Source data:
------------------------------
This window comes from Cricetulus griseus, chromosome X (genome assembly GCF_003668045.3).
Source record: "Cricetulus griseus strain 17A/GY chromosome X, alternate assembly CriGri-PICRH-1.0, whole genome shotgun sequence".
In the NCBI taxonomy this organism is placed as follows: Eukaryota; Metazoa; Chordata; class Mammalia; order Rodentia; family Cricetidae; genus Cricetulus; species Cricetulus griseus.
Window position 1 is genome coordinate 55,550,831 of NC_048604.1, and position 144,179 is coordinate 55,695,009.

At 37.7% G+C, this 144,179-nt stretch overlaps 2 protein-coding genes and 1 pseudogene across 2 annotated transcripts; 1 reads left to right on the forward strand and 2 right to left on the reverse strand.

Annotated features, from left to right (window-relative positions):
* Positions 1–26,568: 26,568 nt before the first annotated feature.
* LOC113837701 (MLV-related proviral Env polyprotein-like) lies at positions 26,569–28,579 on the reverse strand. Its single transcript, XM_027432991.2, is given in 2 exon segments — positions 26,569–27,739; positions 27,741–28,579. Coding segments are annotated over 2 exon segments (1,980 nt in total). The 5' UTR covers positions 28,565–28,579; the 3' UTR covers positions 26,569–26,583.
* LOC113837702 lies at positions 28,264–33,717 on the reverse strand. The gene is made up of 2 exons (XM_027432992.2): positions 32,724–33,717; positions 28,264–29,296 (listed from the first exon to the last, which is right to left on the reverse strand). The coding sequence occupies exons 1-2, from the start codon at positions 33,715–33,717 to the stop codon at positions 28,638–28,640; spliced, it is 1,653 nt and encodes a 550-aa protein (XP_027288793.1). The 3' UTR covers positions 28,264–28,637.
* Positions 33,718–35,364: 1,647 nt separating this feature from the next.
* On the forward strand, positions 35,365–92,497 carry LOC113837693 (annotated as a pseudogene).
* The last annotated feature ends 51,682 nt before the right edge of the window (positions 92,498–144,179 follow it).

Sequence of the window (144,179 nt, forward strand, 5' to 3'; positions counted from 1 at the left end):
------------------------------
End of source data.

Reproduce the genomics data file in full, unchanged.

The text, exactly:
This window comes from Cricetulus griseus, chromosome X (genome assembly GCF_003668045.3).
Source record: "Cricetulus griseus strain 17A/GY chromosome X, alternate assembly CriGri-PICRH-1.0, whole genome shotgun sequence".
In the NCBI taxonomy this organism is placed as follows: Eukaryota; Metazoa; Chordata; class Mammalia; order Rodentia; family Cricetidae; genus Cricetulus; species Cricetulus griseus.
Window position 1 is genome coordinate 55,550,831 of NC_048604.1, and position 144,179 is coordinate 55,695,009.

At 37.7% G+C, this 144,179-nt stretch overlaps 2 protein-coding genes and 1 pseudogene across 2 annotated transcripts; 1 reads left to right on the forward strand and 2 right to left on the reverse strand.

Annotated features, from left to right (window-relative positions):
* Positions 1–26,568: 26,568 nt before the first annotated feature.
* LOC113837701 (MLV-related proviral Env polyprotein-like) lies at positions 26,569–28,579 on the reverse strand. Its single transcript, XM_027432991.2, is given in 2 exon segments — positions 26,569–27,739; positions 27,741–28,579. Coding segments are annotated over 2 exon segments (1,980 nt in total). The 5' UTR covers positions 28,565–28,579; the 3' UTR covers positions 26,569–26,583.
* LOC113837702 lies at positions 28,264–33,717 on the reverse strand. The gene is made up of 2 exons (XM_027432992.2): positions 32,724–33,717; positions 28,264–29,296 (listed from the first exon to the last, which is right to left on the reverse strand). The coding sequence occupies exons 1-2, from the start codon at positions 33,715–33,717 to the stop codon at positions 28,638–28,640; spliced, it is 1,653 nt and encodes a 550-aa protein (XP_027288793.1). The 3' UTR covers positions 28,264–28,637.
* Positions 33,718–35,364: 1,647 nt separating this feature from the next.
* On the forward strand, positions 35,365–92,497 carry LOC113837693 (annotated as a pseudogene).
* The last annotated feature ends 51,682 nt before the right edge of the window (positions 92,498–144,179 follow it).

Sequence of the window (144,179 nt, forward strand, 5' to 3'; positions counted from 1 at the left end):